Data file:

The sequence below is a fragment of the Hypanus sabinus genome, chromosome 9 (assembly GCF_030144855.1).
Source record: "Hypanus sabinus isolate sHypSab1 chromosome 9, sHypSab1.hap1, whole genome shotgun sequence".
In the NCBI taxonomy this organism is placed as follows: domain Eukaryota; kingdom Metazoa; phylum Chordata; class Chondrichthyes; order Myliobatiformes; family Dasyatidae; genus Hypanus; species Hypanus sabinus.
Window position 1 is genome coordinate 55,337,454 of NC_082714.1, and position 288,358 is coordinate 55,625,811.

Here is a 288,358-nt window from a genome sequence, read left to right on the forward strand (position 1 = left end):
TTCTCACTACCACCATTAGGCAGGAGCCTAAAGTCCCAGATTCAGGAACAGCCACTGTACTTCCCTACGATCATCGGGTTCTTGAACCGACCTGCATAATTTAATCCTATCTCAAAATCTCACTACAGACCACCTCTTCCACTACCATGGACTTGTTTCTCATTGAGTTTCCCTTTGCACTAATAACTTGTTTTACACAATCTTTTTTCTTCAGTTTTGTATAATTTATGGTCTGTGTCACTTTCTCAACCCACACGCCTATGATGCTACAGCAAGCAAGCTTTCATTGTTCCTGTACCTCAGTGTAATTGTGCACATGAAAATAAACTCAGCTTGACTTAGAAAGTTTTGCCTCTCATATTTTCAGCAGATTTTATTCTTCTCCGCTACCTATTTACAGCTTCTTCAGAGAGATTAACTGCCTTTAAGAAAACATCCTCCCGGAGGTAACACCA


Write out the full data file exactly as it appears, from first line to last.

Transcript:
The sequence below is a fragment of the Hypanus sabinus genome, chromosome 9 (assembly GCF_030144855.1).
Source record: "Hypanus sabinus isolate sHypSab1 chromosome 9, sHypSab1.hap1, whole genome shotgun sequence".
In the NCBI taxonomy this organism is placed as follows: domain Eukaryota; kingdom Metazoa; phylum Chordata; class Chondrichthyes; order Myliobatiformes; family Dasyatidae; genus Hypanus; species Hypanus sabinus.
Window position 1 is genome coordinate 55,337,454 of NC_082714.1, and position 288,358 is coordinate 55,625,811.

Here is a 288,358-nt window from a genome sequence, read left to right on the forward strand (position 1 = left end):
TTCTCACTACCACCATTAGGCAGGAGCCTAAAGTCCCAGATTCAGGAACAGCCACTGTACTTCCCTACGATCATCGGGTTCTTGAACCGACCTGCATAATTTAATCCTATCTCAAAATCTCACTACAGACCACCTCTTCCACTACCATGGACTTGTTTCTCATTGAGTTTCCCTTTGCACTAATAACTTGTTTTACACAATCTTTTTTCTTCAGTTTTGTATAATTTATGGTCTGTGTCACTTTCTCAACCCACACGCCTATGATGCTACAGCAAGCAAGCTTTCATTGTTCCTGTACCTCAGTGTAATTGTGCACATGAAAATAAACTCAGCTTGACTTAGAAAGTTTTGCCTCTCATATTTTCAGCAGATTTTATTCTTCTCCGCTACCTATTTACAGCTTCTTCAGAGAGATTAACTGCCTTTAAGAAAACATCCTCCCGGAGGTAACACCA